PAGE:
Ben Frost: Rebel With A Cause
Ben Frost picks up things from his every day environment and reuses them for criticizing the society. No brand or cartoon character is safe, from seemingly innocent ones to the more ominous Third Riech Stamps and Medicine boxes. Frost’s works are mostly shocking and they seem to almost always provoke strong reactions with viewers. And he seems to be enjoying that.
This Australian visual and performance artist is best known for his modern Pop Art works. His art represents the amalgamation of various influences such as graffiti, sign writing, collage, popular culture, photo-realism and various contemporary and recognizable visual elements. Ben’s work was exhibited worldwide and he became a renowned artist despite of his fancy for scandals. The notoriety came when he titled his 2000 show Ben Frost is Dead, announcing his own death in the newspapers. However, as invitations accidentally came out on the same day when a famous local art patron died, it caused a public outrage. So did some of his works or shows on several occasions as the painting White Children Playing depicting kids using drugs, or the exhibition with Rod Bunter Colossus of which he will talk here. We had a chance to chat with Ben about his works, people’s reactions to them, his future plans, and more. Hope you will enjoy our banter as much as we did.
Widewalls: What is your relationship to cartoon characters and consumerist merchandise? Are they the same?Ben Frost: I think they are the same really. If you put big eyes and a toothless grin onto something, then it seems it will sell better. I was always very frightened of Ronald McDonald as a child.
WW: How did you first conceive the idea to start using advertising logos, symbols and cartoon characters?
BF: I make art from the things around me, and advertising and entertainment being so pervasive in our environment – seemed to be the obvious choice. I’ve now extended this by painting onto the surface of packages and boxes that I find around me on my travels. Advertising can be extremely jarring and isn’t always the most aesthetic thing to put into an artwork for visual consumption, so I spend a lot of time on the process and how different juxtapositions work together to make the most relevant and appealing results that I can.
WW: Your show from 2000 with Rod Bunter “Colossus” was vandalized. What do you think about that kind of response from the audience?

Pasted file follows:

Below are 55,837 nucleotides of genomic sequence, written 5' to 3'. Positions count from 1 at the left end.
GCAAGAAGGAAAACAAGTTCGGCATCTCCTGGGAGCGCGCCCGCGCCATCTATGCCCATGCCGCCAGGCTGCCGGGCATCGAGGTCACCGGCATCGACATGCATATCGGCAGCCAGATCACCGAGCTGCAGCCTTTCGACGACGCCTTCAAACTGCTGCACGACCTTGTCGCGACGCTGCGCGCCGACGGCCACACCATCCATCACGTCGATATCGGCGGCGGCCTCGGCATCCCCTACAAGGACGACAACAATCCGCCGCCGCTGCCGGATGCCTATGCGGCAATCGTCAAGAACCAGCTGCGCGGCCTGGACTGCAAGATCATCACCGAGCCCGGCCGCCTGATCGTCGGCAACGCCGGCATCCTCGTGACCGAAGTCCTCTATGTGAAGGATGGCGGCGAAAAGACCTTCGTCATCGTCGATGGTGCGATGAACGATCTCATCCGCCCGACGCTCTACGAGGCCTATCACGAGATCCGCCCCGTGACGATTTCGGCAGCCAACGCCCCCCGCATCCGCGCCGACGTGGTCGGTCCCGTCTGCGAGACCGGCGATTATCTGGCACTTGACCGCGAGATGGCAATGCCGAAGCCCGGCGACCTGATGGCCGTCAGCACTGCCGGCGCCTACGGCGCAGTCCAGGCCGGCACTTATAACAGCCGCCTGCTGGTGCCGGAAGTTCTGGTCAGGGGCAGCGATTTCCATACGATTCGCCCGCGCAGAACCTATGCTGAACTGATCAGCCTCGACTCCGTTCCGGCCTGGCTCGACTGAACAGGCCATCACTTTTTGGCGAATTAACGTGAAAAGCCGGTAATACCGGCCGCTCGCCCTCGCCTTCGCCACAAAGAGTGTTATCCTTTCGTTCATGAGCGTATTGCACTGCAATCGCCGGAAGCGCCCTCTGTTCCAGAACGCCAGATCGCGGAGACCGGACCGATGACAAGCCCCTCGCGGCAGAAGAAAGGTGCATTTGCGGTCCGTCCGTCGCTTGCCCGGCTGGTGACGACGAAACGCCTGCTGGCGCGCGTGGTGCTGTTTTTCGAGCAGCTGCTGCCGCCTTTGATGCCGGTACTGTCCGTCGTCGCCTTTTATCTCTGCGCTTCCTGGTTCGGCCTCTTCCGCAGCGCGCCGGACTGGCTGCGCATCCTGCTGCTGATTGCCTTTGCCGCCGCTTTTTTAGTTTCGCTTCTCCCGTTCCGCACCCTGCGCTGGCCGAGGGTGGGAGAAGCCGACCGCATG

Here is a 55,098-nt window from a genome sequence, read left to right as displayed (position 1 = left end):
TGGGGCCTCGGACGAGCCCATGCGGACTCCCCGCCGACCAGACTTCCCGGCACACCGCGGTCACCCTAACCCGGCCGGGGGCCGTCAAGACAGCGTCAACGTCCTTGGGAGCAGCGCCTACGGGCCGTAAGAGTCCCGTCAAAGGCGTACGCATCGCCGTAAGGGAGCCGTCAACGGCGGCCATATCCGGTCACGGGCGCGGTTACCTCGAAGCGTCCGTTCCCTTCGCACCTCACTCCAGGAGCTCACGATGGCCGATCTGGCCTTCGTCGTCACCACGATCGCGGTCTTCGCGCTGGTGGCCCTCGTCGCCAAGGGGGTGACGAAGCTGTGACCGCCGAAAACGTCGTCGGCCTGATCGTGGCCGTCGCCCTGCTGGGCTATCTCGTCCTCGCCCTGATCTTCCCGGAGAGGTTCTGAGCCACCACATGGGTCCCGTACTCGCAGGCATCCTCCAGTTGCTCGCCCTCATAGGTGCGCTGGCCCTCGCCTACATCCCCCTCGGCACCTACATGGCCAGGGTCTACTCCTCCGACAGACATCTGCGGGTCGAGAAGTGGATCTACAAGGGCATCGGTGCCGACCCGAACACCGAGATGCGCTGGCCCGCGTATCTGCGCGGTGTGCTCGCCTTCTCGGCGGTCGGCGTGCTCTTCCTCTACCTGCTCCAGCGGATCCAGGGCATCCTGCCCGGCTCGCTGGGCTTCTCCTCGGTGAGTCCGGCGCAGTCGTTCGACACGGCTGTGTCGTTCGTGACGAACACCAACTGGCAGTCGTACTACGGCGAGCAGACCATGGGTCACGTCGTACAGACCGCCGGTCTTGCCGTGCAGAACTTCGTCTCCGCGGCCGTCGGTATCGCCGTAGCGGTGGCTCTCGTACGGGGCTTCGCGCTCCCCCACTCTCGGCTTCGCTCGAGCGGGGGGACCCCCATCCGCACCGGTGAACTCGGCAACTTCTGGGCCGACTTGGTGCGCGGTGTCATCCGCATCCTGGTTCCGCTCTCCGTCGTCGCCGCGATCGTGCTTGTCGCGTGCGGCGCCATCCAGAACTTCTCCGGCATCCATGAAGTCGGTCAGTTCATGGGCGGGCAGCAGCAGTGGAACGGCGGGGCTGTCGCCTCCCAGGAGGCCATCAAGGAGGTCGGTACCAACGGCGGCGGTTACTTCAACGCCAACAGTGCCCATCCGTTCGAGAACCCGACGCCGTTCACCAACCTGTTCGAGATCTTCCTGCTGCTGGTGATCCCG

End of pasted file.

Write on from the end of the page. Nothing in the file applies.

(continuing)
BF: The artwork we were producing was pretty confronting, and at the time being young artists, we were really trying to push the envelope of what was acceptable. There were depictions of children and swastikas, people masturbating to washing detergent advertisements, and Pokemon sex orgies among other things. I think we got away with it because the work was really well executed and we spent a lot of time ensuring we had solid reasons behind each different element. Someone came into the Institute of Modern Art in Brisbane where the exhibition was and slashed one of Rod’s paintings with a knife, which caused quite a stir at the time.
WW: Do people still have turbulent and angry reactions to your work? What is your opinion on why they react in such way?
BF: I think art is about creating a dialogue, pushing boundaries and constantly evolving the whole medium. Negative reactions happen all the time, but there are far more positive responses. We’re forced to experience the constant linear barrage of advertising and cartoon jingles 24/7, and it becomes frustrating that we’re virtually powerless to either be involved in what they’re feeding us or even to get away from it. I think by subverting, re-interpreting and often desecrating these things they give us in a confronting way, you can take some power back – and I think people enjoying seeing that happen.
WW: Also, how do you feel about several attempts police had to take down your works? What is your reaction to this?
BF: I think it’s pretty funny.
WW: Can you tell us more about your blog portal “Stupid Krap”?
BF: Stupid Krap is essentially a print house, but we curate a lot of exhibitions and events around Australia (where we are based) as well as internationally. I run it with artist and designer Aaron Craig and we’re committed to promoting and working with established and emerging talent – which I think is important to do in the current art world to keep things moving along. We just launched a customized bowling pin exhibition in Queensland called I Can’t Believe It’s Not Gutter! that went really well.
WW: How did your recent show in New York “The End of Innocence” go?BF: Benjamin at Krause Gallery did an excellent job on the exhibition and the response was really great. I did a new series on WW2 stamps as well as onto bullet packaging which was interesting to explore, as well as the medical and candy packaging that I’ve been working with recently.
WW: What is Ben Frost’s next move?BF: I have an exhibition at Stolen Space in London in July and then I’ll be heading back to Australia to work on some new projects in Sydney. I recently moved out of my studio in Montreal so I’m looking forward to doing a lot of travelling and meeting and working with new people.
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